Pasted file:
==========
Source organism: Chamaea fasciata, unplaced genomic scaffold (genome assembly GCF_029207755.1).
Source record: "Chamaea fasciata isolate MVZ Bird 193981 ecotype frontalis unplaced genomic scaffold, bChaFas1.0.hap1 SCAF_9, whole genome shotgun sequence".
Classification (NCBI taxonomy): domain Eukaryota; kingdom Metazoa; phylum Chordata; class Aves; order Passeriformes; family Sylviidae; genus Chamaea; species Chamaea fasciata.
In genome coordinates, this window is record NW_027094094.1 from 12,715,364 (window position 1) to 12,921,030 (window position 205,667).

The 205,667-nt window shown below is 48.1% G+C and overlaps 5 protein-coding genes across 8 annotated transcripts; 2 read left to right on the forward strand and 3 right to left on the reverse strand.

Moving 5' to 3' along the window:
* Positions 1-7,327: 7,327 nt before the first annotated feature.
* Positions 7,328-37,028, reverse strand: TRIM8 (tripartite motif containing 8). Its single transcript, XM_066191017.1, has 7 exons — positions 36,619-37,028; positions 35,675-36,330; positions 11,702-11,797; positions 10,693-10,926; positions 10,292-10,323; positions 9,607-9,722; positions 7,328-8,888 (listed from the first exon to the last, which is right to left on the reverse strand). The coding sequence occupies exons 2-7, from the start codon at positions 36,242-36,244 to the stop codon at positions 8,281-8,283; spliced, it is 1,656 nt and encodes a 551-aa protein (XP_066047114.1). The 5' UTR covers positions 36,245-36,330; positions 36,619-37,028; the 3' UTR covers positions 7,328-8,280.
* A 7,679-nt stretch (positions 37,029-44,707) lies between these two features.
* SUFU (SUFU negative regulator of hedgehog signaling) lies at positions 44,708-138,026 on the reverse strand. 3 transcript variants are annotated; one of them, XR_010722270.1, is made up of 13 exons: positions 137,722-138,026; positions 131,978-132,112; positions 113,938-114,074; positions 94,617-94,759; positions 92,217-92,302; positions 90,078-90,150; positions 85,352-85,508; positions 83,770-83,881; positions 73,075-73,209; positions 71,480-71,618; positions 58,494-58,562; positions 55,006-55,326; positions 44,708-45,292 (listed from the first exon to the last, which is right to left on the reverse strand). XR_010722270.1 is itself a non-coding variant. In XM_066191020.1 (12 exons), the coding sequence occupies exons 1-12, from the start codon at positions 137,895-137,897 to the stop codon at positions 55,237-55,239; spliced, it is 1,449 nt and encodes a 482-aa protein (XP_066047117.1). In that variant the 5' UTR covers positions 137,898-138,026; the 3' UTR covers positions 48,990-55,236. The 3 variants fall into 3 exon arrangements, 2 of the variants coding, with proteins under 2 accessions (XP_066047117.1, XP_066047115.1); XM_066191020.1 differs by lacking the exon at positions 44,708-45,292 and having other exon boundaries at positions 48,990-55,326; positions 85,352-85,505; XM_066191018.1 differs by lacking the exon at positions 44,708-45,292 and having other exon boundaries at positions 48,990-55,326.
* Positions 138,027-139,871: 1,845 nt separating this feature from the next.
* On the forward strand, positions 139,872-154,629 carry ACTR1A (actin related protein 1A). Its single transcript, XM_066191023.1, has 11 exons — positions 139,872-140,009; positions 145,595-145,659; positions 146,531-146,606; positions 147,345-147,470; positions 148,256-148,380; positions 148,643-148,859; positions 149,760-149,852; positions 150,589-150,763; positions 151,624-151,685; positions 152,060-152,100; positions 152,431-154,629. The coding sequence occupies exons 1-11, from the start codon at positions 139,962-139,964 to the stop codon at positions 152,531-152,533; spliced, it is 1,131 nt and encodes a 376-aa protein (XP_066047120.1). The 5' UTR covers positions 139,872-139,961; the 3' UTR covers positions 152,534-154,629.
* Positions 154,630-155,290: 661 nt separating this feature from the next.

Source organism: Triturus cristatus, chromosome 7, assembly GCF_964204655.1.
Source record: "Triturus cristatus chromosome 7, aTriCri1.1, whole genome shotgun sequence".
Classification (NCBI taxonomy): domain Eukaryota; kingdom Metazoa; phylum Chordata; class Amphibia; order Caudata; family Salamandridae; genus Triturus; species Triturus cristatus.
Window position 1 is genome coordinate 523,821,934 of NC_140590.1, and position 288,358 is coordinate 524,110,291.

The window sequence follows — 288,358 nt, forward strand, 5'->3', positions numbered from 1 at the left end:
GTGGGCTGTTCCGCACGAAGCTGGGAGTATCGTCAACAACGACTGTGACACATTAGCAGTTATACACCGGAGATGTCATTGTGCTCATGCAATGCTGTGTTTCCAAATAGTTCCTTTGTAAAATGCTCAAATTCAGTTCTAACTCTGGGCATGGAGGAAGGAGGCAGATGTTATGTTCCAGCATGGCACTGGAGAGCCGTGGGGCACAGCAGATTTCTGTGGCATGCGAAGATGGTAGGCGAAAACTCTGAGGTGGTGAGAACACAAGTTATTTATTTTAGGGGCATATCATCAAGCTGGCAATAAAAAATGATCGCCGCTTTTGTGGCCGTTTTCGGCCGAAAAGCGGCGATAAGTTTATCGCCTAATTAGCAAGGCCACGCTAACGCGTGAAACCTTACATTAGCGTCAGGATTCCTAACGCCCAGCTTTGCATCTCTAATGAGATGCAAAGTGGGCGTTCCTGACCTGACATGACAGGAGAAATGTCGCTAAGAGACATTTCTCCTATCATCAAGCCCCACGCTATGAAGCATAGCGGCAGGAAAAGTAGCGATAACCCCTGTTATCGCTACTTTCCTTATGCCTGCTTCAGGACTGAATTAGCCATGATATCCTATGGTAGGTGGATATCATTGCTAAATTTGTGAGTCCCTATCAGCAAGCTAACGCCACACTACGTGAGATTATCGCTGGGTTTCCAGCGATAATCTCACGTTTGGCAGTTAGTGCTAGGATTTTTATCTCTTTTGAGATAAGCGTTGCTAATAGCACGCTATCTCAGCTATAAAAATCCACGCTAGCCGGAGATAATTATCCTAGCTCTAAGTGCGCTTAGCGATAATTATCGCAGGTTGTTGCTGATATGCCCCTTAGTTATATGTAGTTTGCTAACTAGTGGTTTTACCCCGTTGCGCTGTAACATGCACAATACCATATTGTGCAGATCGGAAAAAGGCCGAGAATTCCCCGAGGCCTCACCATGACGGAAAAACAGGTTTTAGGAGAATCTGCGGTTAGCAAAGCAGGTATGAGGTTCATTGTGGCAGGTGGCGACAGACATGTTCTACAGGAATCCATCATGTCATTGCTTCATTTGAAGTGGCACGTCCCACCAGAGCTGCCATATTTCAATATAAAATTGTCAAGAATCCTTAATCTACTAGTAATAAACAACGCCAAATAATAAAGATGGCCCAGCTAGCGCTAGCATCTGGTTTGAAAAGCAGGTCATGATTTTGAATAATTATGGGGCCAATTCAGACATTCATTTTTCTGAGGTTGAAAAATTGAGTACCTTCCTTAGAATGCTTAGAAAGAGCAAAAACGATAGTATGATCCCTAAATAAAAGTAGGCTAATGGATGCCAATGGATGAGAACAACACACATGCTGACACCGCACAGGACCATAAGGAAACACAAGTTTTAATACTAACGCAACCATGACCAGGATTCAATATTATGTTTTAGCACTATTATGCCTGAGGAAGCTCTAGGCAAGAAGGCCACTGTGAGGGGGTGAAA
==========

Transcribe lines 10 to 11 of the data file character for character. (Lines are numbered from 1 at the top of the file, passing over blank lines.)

* SUFU (SUFU negative regulator of hedgehog signaling) lies at positions 44,708-138,026 on the reverse strand. 3 transcript variants are annotated; one of them, XR_010722270.1, is made up of 13 exons: positions 137,722-138,026; positions 131,978-132,112; positions 113,938-114,074; positions 94,617-94,759; positions 92,217-92,302; positions 90,078-90,150; positions 85,352-85,508; positions 83,770-83,881; positions 73,075-73,209; positions 71,480-71,618; positions 58,494-58,562; positions 55,006-55,326; positions 44,708-45,292 (listed from the first exon to the last, which is right to left on the reverse strand). XR_010722270.1 is itself a non-coding variant. In XM_066191020.1 (12 exons), the coding sequence occupies exons 1-12, from the start codon at positions 137,895-137,897 to the stop codon at positions 55,237-55,239; spliced, it is 1,449 nt and encodes a 482-aa protein (XP_066047117.1). In that variant the 5' UTR covers positions 137,898-138,026; the 3' UTR covers positions 48,990-55,236. The 3 variants fall into 3 exon arrangements, 2 of the variants coding, with proteins under 2 accessions (XP_066047117.1, XP_066047115.1); XM_066191020.1 differs by lacking the exon at positions 44,708-45,292 and having other exon boundaries at positions 48,990-55,326; positions 85,352-85,505; XM_066191018.1 differs by lacking the exon at positions 44,708-45,292 and having other exon boundaries at positions 48,990-55,326.
* Positions 138,027-139,871: 1,845 nt separating this feature from the next.